Currently, there are mountains of data available, on the internet and elsewhere, that organizations can use to develop credible stories that are infused with insight, relevance, and inspiration. So how can your brand learn to create data-driven stories? Here is a six-point process for brand storytelling that you can use to get started:

#1. Keep your audience top of mind

Great data-driven stories start with great questions — specifically, questions that are relevant to your audience and customers, such as what are their nagging questions, or what are their greatest business challenges? If the questions you come up with have quantifiable dimension, chances are they will make for a good data-driven story.

For example, let’s say you’re in the health care space, and you know your audience is concerned with finding accurate, reliable health information online. One story you can consider creating would be a piece on how patients use online health care records in your city, and how often they access this information. The specific question your content might address here would look like this: “Why consumer demand of health IT outstrips supply.”

#2. Find the data

Once you have defined a question on which to base your content, you need to determine the available data records you can incorporate to answer that question. To do this, you will need to think about the process you will use to collect, filter, and visualize data in order to create deeper insights that will inform your story.

Collect: At first when you’re looking for data on a particular topic or issue, you may not know where to look, or if that data even exists.

However, if the problem has a measurable component, there’s a good chance of finding adequate data (on the internet) to generate an insightful answer. Finding adequate data to support your answer is important because you don’t want to jump into a data-driven story that cannot be executed.

Using the health care example above, you would need to find data that shows how many patients have asked for their health records online, how many doctors or facilities have the technology to furnish such requests, how many have actually done so, etc. Here are some good places to start looking for this data:

#3. Vet your data source, and filter your findings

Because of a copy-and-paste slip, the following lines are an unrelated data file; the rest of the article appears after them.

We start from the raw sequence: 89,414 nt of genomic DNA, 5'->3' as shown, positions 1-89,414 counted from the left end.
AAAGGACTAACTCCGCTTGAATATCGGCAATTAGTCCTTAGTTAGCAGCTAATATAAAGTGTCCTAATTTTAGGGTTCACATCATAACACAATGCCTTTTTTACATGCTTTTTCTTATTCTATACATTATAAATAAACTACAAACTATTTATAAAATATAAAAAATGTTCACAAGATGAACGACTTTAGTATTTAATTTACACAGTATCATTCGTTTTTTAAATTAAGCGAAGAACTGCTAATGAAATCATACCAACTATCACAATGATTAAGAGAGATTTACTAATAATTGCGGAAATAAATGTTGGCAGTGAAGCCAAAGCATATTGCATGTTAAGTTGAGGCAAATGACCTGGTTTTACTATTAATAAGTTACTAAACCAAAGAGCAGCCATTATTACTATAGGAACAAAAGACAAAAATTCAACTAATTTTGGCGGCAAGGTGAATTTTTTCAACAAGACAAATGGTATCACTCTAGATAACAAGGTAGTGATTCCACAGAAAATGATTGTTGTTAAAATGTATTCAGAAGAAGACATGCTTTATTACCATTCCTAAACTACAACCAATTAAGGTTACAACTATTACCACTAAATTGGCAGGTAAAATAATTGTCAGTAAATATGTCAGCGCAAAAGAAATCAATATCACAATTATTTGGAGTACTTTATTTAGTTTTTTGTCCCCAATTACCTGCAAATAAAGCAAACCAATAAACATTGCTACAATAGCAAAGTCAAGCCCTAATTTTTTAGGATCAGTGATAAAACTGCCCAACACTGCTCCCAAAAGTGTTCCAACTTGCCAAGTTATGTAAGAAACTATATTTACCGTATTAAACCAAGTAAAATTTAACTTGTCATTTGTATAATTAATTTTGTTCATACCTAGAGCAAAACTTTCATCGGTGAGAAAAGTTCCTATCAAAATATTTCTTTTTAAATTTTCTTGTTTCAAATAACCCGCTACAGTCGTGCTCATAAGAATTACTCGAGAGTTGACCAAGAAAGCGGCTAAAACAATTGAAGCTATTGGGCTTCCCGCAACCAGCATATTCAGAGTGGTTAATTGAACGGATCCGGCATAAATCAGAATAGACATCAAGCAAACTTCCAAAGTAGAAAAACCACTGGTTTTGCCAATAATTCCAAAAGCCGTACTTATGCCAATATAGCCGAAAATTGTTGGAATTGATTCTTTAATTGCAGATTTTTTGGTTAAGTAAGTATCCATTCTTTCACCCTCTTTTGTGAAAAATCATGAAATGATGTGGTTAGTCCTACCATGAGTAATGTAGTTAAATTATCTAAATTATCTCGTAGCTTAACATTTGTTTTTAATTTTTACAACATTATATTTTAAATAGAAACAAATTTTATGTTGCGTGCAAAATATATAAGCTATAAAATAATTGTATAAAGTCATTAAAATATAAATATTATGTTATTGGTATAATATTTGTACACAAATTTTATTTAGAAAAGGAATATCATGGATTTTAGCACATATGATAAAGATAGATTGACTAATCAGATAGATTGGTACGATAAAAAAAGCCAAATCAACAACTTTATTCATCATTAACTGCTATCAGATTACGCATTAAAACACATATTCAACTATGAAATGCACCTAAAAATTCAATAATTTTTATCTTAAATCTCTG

Don’t forget that the goal of using data is to increase your content’s cr and to validate your brand’s storytelling. That said, make sure that the source of your data is also credible. Use sources that are reputable and well known for research data; for example, Forrester Research and Pew Research.

Generally speaking, academic journals, university sites, studies, and research reports from professional institutes are good sources of data, while most blogs (unless they’re very authoritative) are not.

Filtering data is like interviewing a real source. You ask specific questions in order to get the answers you’re looking for. Same thing with data — what question do you want the data to answer?

Let’s say you’re writing a story about hospital closures in your county. The data-backed statements you will make will involve the number of hospitals registered, how much it costs to keep them running, sources of funding including how many people with health insurance, etc. So the minimum data you would need to filter is number of hospitals, cost, revenue, number of insured, etc.

#4. Choose a visualualization

Our attention-deficient generation gravitates toward visual content. So once you have found adequate data, and have determined which of the available data will best address your initial question and strengthen your story, you then have to think about how you will represent it visually for your audience’s consumption. For example, bar charts, pie charts, infographics, and mappings are all simple methods of data visualization, so you will need to decide which format will work best for the data you are using.

For example, check out this innovative visual from GE Healthcare, which captures ”Who’s talking about breast cancer” on Twitter.